Leather Group 4dr Sedan
2013 Buick Verano

MSRP ?

$26,755
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Engine Engine 2.4LI-4
MPG MPG 21 City / 32 Hwy
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2013 Verano Overview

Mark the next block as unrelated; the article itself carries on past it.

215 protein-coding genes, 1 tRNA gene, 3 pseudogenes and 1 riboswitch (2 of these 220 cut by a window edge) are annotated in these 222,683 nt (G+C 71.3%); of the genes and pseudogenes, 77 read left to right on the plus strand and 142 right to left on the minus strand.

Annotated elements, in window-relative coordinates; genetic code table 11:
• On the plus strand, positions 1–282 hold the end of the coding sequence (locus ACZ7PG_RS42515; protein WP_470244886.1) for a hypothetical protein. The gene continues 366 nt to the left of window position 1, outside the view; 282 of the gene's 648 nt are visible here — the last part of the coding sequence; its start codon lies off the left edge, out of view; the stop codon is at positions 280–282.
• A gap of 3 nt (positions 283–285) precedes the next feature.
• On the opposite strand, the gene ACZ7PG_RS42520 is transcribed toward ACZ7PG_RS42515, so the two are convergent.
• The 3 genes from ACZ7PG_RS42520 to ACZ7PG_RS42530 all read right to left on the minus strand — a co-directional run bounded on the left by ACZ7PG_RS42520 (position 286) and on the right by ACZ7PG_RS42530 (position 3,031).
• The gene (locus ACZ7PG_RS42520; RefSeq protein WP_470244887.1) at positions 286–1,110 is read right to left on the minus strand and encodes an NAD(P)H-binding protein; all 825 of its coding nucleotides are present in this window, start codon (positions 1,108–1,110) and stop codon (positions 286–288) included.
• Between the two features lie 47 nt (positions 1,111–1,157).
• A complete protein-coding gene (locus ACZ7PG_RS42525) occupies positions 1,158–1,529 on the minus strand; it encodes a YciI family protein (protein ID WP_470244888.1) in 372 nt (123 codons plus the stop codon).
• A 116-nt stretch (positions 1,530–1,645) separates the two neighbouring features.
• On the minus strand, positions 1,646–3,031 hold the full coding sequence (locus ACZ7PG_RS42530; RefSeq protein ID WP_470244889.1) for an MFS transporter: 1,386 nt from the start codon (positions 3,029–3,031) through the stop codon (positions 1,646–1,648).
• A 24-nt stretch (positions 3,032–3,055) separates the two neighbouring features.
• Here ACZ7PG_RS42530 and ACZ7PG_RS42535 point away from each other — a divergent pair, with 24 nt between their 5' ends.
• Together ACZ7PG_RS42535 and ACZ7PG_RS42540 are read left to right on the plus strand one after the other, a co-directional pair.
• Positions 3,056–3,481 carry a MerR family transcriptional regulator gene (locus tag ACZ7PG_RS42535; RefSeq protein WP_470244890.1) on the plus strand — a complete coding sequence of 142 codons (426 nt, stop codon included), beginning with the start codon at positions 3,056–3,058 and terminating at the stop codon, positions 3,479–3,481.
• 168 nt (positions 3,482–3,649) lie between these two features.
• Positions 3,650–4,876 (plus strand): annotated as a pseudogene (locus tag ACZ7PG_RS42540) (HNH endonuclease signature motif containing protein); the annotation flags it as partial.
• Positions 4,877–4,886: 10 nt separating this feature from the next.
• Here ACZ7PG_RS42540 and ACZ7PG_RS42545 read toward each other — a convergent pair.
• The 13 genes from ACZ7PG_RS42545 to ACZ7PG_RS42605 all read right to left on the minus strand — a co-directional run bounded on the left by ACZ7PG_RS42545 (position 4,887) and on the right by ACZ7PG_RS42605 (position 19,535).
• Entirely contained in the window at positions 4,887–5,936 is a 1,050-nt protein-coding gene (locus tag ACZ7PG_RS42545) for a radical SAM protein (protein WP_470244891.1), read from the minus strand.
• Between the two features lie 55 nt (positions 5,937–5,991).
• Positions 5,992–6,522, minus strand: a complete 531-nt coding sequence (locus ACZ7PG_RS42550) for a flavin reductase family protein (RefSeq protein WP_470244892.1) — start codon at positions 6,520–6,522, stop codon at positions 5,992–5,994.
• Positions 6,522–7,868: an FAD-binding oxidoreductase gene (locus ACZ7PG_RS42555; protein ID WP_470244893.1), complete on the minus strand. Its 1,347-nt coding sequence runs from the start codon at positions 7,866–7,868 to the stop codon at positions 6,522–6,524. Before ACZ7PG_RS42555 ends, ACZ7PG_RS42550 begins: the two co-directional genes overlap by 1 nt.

Look Who Just Raised The Bar In The Compact Entry-Level Luxury Segment We first slid behind the wheel of the Buick Verano, the American automaker's entrant in the $25,000 compact luxury segment, one year ago in the gorgeous Pacific Northwest. After motoring through scenic Oregon, we boarded our flight back home quite impressed with the small four-door. In our First Drive review, we mentioned that the General Motors offering had "exceeded our expectations" and that its combination of features and appointments "made a compelling argument for itself." Our one gripe, however, was aimed at the Verano's standard naturally aspirated (NA) four-cylinder engine. With 180 horsepower and 171 pound-feet of torque, we found its performance rather lethargic in the 3,300-pound sedan. As we noted, "The power from the 2.4-liter was adequate, but much of its steam was lost above legal speeds when attempting two-lane passing maneuvers." For 2013, Buick has handily addressed the power deficit by fitting its sedan with GM's turbocharged 2.0-liter four-cylinder – an action that packs another 70 horses under the hood. Of course, there were other upgrades and enhancements to accompany the additional muscle. We just spent a day in the heart of the Bluegrass State, on the other side of the country, putting the 2013 Buick Verano Turbo through its paces. Fall is a near-perfect time to visit Kentucky, and the Buick proved to be an excellent companion for touring the land of horses, tobacco and those wonderful bourbon distilleries. The Verano Turbo is not to be confused with a dedicated athletic sport sedan. Before we dive into the Verano Turbo, it is important to understand exactly where the four-door is positioned – and where it is not. According to Buick, the Verano Turbo is an entry-level luxury sedan, and the addition of the turbocharged engine is meant to give it more power and a slightly sportier pretense. Its main competitors include the Acura ILX, Audi A3 and, perhaps a bit curiously, the Lexus IS250. Officials told us in no uncertain terms that the Verano Turbo is not to be confused with a dedicated athletic sport sedan like the company's Regal GS. Put another way, the Regal GS is specifically tuned for enthusiasts while the Verano, quite bluntly, is not. The Verano Turbo is configured with the automaker's Ecotec 2.0-liter turbocharged inline four-cylinder engine, a nearly identical version of which is found under the hood of the Cadillac ATS and aforementioned Regal. The direct-injected mill is slightly retuned to develop 250 horsepower and 260 pound-feet of torque. Front-wheel drive is standard, with buyers offered the choice between a six-speed automatic (GM's Hydra-Matic 6T50) and a no-cost six-speed manual (F-40) transmission. While the curb weight with the automatic is about 30 pounds heavier (3,520 pounds vs. 3,550 pounds), GM says both models will accelerate to 60 mph in about 6.2 seconds. That figure makes it the quickest sedan in its little segment. A six-second sprint is a tremendous improvement in performance, but it won't cost owners dearly …